In Germany, with every day that passes the understanding is growing that African Swine Fever may creep into German territory in the near future. The topic is all over the press and there is an increasing call for wild boar shooting.
The German Farmers’ Association (Bauernverband) recently asked to have 70% of Germany’s wild boar population shot to avoid the introduction of the African Swine Fever (ASF) virus in Germany. For instance German newspaper Die Welt reported about these requests.
Some German states appear more impatient. The German state North Rhine Westphalia, for instance, this month decided to allow the hunting on wild boars even in mating and spring season – hunting wild boars is usually only allowed during the summer months. Only female animals with striped piglets are exempted.
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In the German state Saxony-Anhalt, pig producers have collected about €75,000 to stimulate local hunters to shoot as many wild boars as possible to reduce the risk for the entrance of African Swine Fever (ASF) as much as possible.
Should ASF hit Germany, then a lot of direct and indirect consequences will hit the country, which is one of the EU’s largest swine countries and which is considered the motor of Europe’s swine business. Apart from being a direct health threat for pigs as there is no vaccine against the disease, it will also mean a halt to pig transports.
The reason for the increased worries can be found in neighbouring countries Poland and Czech Republic. Mid-2017, African Swine Fever (ASF) popped up in the Czech Republic around the city of Zlín and ever since, new cases have continued to be found in carcasses around the city.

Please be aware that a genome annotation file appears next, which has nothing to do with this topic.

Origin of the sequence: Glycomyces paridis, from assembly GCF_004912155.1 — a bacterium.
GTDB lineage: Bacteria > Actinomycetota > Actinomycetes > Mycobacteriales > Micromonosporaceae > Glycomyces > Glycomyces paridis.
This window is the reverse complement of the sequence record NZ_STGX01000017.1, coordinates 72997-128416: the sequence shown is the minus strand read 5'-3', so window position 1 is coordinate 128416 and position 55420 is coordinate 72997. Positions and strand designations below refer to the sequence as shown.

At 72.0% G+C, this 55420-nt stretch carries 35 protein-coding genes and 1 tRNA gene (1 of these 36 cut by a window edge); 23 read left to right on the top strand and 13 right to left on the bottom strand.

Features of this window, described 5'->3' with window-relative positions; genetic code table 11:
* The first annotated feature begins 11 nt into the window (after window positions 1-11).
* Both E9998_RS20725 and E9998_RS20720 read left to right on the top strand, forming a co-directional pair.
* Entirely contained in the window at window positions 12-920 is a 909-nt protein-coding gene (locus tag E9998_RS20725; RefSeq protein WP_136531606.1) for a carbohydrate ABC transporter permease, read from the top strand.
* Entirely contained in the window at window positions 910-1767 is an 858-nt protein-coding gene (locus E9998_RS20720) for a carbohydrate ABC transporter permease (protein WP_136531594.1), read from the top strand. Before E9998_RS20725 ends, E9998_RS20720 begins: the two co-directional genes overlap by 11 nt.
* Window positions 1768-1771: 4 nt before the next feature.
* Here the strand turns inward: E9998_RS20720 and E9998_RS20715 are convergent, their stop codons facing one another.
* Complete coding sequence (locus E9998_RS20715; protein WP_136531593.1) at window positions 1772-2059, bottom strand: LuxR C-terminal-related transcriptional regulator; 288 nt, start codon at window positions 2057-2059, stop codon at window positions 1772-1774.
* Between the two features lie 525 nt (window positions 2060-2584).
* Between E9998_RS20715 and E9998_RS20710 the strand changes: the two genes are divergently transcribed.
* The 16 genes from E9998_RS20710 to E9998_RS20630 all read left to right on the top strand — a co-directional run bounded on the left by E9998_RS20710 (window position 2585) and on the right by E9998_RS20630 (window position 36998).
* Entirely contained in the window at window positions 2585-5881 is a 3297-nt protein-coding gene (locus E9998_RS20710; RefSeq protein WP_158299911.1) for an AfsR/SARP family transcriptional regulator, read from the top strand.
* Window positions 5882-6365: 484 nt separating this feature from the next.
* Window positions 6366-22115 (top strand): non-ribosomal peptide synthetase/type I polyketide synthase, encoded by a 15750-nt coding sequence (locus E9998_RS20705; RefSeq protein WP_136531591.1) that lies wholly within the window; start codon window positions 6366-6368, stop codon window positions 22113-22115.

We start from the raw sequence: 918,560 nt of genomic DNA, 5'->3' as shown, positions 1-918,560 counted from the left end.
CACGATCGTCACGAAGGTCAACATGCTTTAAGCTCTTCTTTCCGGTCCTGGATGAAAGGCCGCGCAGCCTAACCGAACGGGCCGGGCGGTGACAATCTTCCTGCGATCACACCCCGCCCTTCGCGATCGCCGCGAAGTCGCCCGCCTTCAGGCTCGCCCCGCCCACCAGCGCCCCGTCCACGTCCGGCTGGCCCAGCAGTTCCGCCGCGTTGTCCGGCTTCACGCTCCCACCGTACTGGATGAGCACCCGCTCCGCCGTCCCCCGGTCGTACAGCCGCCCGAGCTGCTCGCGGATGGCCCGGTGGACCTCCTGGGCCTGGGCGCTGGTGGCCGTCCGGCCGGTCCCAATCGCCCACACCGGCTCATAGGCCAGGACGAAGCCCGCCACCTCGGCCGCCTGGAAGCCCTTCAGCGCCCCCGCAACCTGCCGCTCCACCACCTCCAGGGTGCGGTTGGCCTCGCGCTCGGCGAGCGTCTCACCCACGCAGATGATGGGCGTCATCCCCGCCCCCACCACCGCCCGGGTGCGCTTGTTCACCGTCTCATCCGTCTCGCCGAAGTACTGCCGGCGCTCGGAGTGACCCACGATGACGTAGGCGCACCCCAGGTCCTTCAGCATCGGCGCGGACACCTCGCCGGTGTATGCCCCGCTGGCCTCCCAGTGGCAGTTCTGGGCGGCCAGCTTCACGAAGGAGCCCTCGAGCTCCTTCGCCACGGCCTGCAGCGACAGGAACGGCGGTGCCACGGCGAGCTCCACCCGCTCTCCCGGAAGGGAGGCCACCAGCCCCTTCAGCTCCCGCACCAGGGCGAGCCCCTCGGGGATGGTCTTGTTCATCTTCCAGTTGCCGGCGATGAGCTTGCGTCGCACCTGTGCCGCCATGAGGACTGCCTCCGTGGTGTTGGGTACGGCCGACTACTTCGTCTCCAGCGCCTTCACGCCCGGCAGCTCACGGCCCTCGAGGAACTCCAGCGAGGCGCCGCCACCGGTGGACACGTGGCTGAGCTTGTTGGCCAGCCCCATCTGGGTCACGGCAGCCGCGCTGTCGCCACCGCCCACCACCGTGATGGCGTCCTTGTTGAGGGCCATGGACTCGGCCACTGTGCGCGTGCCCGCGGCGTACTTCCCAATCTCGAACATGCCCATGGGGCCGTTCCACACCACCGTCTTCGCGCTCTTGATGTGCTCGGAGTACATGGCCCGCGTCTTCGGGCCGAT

In addition, despite stringent controls, Poland has not managed to contain the virus just in the border zone with Belarus. At the end of 2017, also outbreaks near the capital Warsaw were reported – under 500km from the border with Germany.
A few years ago, leading scientists at the German Friedrich-Loeffler-Institut (FLI), a leading animal health organisation in Germany, already is mainly a man-made disease, as humans are responsible for its main spread. In itself, after all, the virus does not spread very quickly. Ever since the outbreaks in the Czech Republic, the FLI has referred to the risk of ASF introduction in Germany as ‘high’ and has asked for increased vigilance.
Not only in Germany, is the march of ASF to the west causing concern. On social media, British agricultural organisations, like AHDB Pork, have been warning swine producers for some time already not to feed any swill to pigs at all.
In the neighbouring Netherlands, the topic of ASF has also hit national politics, with political parties asking about the fate of the Dutch pig business in case an outbreak would occur. Dutch daily newspaper Tubantia even brought the threat of ASF in a front cover feature mid-January. Although pigs are hardly ever transported from Germany to the Netherlands, the article stated, the virus can still spread due to empty returning lorries or littering drivers.
Meanwhile other countries in Europe continue to report about African Swine Fever outbreaks. Romania reported an outbreak to the World Organization for Animal Health (OIE) of African Swine Fever on a backyard farm with 34 pigs in Micula, Satu Mare county. This outbreak occurred mid-December 2017. This is an area not too far from the border with both Hungary and Ukraine. In this area, earlier outbreaks were also found.